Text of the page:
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Stevi grants variance for Genesis House garage

 

 By Michael Howell

At a hearing on Thursday, May 16, the Stevensville Board of Adjustments granted a variance to Genesis House, located at 116 College Street, to allow the reconstruction of the garage within 17 feet of the property line instead of the 20-foot set-back required by the regulations. The current structure is already non-conforming and extends almost four and a half feet over the property line.

The Planning and Zoning Board recommended approval of the variance and neighbors, Larry and Betty Carlson, who own the lot on which the garage currently extends, expressed their agreement with the change. Town Planner Ben Longbottom spoke in favor of the variance request, stating that it would not be possible to rebuild the garage anywhere on the property and be in compliance. Other neighbors also spoke on favor of the variance.

After considering the variance criteria, the Board approved the variance on a 4-0 vote.

The Town Council also heard comments on a request from the Stevensville School District to abandon a small wedge-shaped piece of land along the edge of 3rd Street. The strip of land is eight feet wide at one end and tapers down to nothing at the east end of the street. The school district is requesting the change to accommodate the lease of the land to a federal agency. Confusion over the property lines goes back to conflicting surveys done in 1909 and 1928. No decision was made.

The Council also took public comment on a proposed ordinance change that would allow raising a limited number of rabbits, chickens and other fowl in town. The current ordinance prohibits them.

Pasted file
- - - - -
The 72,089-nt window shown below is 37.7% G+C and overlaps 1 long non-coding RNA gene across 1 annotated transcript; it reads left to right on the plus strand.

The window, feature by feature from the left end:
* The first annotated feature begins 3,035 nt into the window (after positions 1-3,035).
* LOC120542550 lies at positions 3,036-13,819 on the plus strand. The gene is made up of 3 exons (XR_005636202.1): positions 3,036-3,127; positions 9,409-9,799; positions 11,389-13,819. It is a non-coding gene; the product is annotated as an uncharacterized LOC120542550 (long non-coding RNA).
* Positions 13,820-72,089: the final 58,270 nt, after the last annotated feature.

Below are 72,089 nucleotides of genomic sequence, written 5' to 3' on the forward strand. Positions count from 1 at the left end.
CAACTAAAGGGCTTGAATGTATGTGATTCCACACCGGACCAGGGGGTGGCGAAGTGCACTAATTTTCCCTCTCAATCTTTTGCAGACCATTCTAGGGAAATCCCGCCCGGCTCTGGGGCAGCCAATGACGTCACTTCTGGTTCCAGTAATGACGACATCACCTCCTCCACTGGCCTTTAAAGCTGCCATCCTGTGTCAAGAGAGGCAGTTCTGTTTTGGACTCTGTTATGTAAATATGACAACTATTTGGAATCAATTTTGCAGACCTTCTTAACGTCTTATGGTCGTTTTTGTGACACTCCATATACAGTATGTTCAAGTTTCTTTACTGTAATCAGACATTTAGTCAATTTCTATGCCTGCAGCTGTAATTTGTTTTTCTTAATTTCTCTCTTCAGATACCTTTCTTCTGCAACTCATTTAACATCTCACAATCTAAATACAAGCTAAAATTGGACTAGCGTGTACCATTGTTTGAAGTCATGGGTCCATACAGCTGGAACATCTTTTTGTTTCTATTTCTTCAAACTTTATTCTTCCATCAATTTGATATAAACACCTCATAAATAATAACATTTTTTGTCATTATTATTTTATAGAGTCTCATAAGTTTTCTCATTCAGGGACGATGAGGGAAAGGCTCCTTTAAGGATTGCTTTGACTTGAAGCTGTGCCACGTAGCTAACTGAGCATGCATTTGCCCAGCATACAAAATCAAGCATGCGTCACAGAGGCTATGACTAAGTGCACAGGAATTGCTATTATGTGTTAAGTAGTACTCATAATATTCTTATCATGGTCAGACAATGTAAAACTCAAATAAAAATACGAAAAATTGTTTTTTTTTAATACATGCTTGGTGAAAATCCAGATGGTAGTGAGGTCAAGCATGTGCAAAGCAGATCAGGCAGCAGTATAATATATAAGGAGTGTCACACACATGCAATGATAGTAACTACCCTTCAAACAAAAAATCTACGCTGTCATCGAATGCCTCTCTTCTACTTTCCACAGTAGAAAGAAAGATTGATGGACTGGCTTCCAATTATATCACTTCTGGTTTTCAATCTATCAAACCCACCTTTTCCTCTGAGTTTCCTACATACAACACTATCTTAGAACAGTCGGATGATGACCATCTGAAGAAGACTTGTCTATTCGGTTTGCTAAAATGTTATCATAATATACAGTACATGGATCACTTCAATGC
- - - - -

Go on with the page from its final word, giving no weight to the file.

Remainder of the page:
Public comment was divided on the issue. At least four people strenuously objected to allowing the animals in town. They said the associated noise and smells would create a nuisance. Some questioned whether the ordinance would be enforceable at all.

Those in favor of the ordinance change stressed that the small number of animals being allowed would not create a problem. They noted that dogs, which are allowed, are probably the greatest offenders. It was also argued that the problem was not a certain number of animals but of people who do not properly care for their animals. It was suggested that escalating fines aimed at the animals’ owners might address the situation. One person said that according to her research not a single municipality with 150 miles of Stevensville prohibits chickens, although numbers are regulated.

Town Clerk Stacy Bartlett questioned whether the police should be asked to take on the task of enforcement when they are already overworked handling important duties and more serious crimes. She said that she opposed the change unless an animal control officer was hired.

The proposals are on the agenda for the next Town Council meeting on May 23 at 7 p.m.

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